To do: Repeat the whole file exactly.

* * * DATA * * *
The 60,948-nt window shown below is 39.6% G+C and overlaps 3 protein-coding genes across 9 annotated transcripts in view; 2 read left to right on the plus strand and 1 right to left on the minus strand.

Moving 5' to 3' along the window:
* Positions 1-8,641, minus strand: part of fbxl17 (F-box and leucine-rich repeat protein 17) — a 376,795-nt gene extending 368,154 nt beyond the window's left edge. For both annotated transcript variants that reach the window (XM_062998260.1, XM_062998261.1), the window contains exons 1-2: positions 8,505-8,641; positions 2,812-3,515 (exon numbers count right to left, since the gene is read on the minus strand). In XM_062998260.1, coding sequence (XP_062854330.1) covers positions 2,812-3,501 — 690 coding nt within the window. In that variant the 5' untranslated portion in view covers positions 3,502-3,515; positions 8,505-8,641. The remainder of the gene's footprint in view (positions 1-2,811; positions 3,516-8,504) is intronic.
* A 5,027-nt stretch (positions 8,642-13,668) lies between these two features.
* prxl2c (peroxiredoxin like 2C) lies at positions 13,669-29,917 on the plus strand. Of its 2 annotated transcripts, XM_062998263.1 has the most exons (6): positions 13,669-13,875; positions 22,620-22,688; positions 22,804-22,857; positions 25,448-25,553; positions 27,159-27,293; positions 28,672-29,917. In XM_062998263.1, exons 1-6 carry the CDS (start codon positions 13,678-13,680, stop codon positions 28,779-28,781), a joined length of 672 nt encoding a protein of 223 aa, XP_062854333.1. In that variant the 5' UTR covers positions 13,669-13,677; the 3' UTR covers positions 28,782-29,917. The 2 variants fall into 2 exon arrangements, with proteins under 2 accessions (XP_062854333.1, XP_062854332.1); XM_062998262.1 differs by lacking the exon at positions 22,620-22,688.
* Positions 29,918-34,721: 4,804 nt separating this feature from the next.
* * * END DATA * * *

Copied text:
The 60,948-nt window shown below is 39.6% G+C and overlaps 3 protein-coding genes across 9 annotated transcripts in view; 2 read left to right on the plus strand and 1 right to left on the minus strand.

Moving 5' to 3' along the window:
* Positions 1-8,641, minus strand: part of fbxl17 (F-box and leucine-rich repeat protein 17) — a 376,795-nt gene extending 368,154 nt beyond the window's left edge. For both annotated transcript variants that reach the window (XM_062998260.1, XM_062998261.1), the window contains exons 1-2: positions 8,505-8,641; positions 2,812-3,515 (exon numbers count right to left, since the gene is read on the minus strand). In XM_062998260.1, coding sequence (XP_062854330.1) covers positions 2,812-3,501 — 690 coding nt within the window. In that variant the 5' untranslated portion in view covers positions 3,502-3,515; positions 8,505-8,641. The remainder of the gene's footprint in view (positions 1-2,811; positions 3,516-8,504) is intronic.
* A 5,027-nt stretch (positions 8,642-13,668) lies between these two features.
* prxl2c (peroxiredoxin like 2C) lies at positions 13,669-29,917 on the plus strand. Of its 2 annotated transcripts, XM_062998263.1 has the most exons (6): positions 13,669-13,875; positions 22,620-22,688; positions 22,804-22,857; positions 25,448-25,553; positions 27,159-27,293; positions 28,672-29,917. In XM_062998263.1, exons 1-6 carry the CDS (start codon positions 13,678-13,680, stop codon positions 28,779-28,781), a joined length of 672 nt encoding a protein of 223 aa, XP_062854333.1. In that variant the 5' UTR covers positions 13,669-13,677; the 3' UTR covers positions 28,782-29,917. The 2 variants fall into 2 exon arrangements, with proteins under 2 accessions (XP_062854333.1, XP_062854332.1); XM_062998262.1 differs by lacking the exon at positions 22,620-22,688.
* Positions 29,918-34,721: 4,804 nt separating this feature from the next.